COVID-19 Gives Birth to a New Kind of RN Job
Not everything about the coronavirus crisis has been negative, and there have been silver linings. If you are a registered nurse (RN), one of yours is the birth of a whole new kind of RN job. The job combines the basics of travel nursing (locum tenens) with a triage mentality. Nurses go wherever they are needed at the moment, then move on to the next hot spot as conditions dictate.
This sort of travel nursing is not technically new. However, the model was used sparingly in previous years to cover outbreaks of the flu. COVID-19 has merely brought it to the forefront and, to a certain degree, given it life. RN jobs for travel nurses now include opportunities for triage travel.
The COVID-19 Demand
Data recently cited by the Milwaukee Journal Sentinel demonstrates just how much influence COVID-19 has had on travel nursing. RN jobs for traveling nurses exploded commensurate with the spread of coronavirus, with some states being hit exceptionally hard. The data shows that demand in Texas, Arizona, and two other states increased by more than 1000%. Check out these other states:
- Virginia – 800%
- California – 593%
- Pennsylvania – 478%
- Florida – 300%
- Oregon – 300%.
The numbers make sense when you follow the total number of positive cases that resulted in hospitalization. Where there were more hospitalizations, more nurses were needed.
RN Jobs Moving Forward
It is clear that the coronavirus crisis is subsiding across America. Does that mean this new triage model of travel nursing is destined to fade? Not likely. All the attention on COVID-19 will undoubtedly continue into the fall, throughout the winter and on to next spring. The minute there is any hint of a possible hotspot, the call will go out for RNs.
Likewise, there is an extremely high likelihood that we will be paying a lot more attention to the flu this coming season. If nothing else, people suffering from the flu are at higher risk of complications should they also contract coronavirus. It is a safe bet that healthcare facilities will have a list of staffing agencies with an ample supply of nurses at the ready.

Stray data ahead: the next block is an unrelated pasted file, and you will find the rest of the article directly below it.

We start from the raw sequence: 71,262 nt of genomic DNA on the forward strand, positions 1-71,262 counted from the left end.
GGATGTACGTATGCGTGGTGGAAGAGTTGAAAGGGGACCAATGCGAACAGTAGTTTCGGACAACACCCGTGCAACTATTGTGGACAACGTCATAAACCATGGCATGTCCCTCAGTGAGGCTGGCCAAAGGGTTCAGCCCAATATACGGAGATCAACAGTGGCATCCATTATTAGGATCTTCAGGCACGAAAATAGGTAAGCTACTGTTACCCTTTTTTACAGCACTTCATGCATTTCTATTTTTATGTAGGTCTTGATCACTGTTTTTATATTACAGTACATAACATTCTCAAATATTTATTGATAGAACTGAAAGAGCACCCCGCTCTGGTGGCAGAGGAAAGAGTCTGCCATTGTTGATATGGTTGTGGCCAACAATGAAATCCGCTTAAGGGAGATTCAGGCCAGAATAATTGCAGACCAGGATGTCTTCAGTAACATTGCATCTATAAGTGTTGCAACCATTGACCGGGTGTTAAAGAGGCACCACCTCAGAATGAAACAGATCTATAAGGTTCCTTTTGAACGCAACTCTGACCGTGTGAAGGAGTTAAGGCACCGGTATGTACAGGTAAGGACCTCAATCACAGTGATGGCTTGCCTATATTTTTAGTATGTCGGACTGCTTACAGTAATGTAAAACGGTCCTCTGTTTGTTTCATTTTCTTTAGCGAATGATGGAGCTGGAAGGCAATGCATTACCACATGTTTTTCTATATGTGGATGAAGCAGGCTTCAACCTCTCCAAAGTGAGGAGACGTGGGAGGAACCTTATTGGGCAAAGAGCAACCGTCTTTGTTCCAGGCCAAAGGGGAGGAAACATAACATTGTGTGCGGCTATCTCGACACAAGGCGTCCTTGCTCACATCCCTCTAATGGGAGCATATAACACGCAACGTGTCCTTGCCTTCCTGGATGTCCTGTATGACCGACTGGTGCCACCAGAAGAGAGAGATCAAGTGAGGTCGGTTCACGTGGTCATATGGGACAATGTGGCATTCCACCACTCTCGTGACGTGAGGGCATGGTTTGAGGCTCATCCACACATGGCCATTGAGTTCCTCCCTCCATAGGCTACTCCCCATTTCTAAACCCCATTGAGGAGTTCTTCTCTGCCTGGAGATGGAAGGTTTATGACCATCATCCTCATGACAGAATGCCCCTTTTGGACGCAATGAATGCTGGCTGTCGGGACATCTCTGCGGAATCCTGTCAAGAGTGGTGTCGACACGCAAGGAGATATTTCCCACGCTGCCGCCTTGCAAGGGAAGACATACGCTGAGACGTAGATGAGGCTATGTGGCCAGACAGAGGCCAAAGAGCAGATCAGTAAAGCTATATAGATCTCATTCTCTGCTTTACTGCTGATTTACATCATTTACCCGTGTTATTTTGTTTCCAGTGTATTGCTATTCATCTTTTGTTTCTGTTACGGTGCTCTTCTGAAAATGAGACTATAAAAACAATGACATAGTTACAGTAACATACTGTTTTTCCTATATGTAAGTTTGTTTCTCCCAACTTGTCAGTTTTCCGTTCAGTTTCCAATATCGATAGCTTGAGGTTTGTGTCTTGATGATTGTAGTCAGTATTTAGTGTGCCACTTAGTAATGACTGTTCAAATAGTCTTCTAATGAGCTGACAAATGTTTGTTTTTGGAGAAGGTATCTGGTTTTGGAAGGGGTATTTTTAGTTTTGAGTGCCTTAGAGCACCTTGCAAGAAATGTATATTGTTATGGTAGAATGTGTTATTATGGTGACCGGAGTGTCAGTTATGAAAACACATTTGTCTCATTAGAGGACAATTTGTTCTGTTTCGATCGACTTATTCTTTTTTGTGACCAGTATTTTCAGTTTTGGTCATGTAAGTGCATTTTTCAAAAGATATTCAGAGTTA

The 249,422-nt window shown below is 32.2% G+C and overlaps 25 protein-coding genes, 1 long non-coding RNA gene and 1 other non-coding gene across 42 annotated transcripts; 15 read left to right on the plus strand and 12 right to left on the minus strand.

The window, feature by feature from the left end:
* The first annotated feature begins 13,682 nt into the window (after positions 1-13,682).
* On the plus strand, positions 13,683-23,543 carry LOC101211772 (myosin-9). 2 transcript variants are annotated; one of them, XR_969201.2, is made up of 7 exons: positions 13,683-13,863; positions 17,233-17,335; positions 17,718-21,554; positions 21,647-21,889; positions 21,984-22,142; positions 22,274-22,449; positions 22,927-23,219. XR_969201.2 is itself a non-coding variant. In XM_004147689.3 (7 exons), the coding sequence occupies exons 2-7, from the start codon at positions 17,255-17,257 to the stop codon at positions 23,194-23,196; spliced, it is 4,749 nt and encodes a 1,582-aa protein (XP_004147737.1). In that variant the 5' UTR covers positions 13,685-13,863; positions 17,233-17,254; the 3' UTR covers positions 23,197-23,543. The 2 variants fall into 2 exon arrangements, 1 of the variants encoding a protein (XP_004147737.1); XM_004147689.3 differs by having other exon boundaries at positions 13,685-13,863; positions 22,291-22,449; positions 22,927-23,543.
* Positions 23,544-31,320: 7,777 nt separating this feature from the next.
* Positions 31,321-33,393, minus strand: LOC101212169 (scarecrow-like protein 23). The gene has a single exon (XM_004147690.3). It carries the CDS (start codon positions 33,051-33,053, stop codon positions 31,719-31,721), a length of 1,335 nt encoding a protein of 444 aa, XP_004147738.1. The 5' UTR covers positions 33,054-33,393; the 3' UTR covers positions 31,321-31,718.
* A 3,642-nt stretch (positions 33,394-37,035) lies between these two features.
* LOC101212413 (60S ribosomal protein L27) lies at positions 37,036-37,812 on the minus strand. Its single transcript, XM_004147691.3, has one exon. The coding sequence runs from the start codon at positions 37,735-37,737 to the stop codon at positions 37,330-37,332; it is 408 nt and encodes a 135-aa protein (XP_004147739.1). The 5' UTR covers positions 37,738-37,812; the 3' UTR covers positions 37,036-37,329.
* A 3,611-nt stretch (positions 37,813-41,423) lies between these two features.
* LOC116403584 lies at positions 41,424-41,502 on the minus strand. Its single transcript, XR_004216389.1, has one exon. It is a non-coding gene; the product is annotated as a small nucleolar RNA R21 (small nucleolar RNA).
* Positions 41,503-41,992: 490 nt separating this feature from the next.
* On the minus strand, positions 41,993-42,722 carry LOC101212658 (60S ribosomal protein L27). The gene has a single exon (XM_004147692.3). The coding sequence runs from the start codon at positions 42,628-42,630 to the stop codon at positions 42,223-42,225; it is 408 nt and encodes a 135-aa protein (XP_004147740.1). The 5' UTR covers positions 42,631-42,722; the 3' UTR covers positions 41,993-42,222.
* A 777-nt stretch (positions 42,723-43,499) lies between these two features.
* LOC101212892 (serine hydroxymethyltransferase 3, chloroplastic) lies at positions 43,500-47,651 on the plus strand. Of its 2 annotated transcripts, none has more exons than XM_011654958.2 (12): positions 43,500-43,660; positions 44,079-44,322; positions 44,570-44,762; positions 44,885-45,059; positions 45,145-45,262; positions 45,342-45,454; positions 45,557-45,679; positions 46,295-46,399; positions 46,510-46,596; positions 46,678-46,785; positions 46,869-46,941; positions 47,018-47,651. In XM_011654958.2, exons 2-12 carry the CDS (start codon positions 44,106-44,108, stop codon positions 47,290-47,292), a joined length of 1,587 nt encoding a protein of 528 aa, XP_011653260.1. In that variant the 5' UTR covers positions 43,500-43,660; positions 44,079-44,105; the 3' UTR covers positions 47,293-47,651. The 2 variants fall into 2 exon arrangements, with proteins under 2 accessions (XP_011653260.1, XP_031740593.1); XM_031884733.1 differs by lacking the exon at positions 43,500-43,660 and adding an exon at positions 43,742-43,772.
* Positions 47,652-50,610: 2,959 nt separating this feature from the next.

Travel and Nursing Together
Nurses looking for employment can visit the Health Jobs Nationwide website and find a plethora of RN jobs. Employment opportunities abound in hospitals, clinics, group practices, private practices, corporate health clinics, and more. So what makes travel nursing so much different? The travel itself.
A typical travel nurse works on a contract basis with each contract lasting an average of 13 weeks. The Milwaukee Journal Sentinel says that most travel nurses travel a minimum of 50 miles from their homes. Many travel across the country, and some even go overseas. And of course, there are longer contracts that can go for up to a year.
The travel itself can be appealing to nurses who like to see new places and meet new people. But traveling also opens the door to all sorts of new professional experiences. For example, rural medicine in the middle of America’s breadbasket can differ quite a bit from a nurse’s experience in an urban setting on the East Coast.
A Well-Rounded Nursing Experience
Travel nurses often express how they benefit professionally from their travel. They frequently talk about having a more well-rounded nursing experience thanks to the many facilities they have worked at. The science of nursing may be similar from one environment to the next, but the practice of nursing can differ quite a bit. It all adds up to a more comprehensive understanding of what nursing is all about.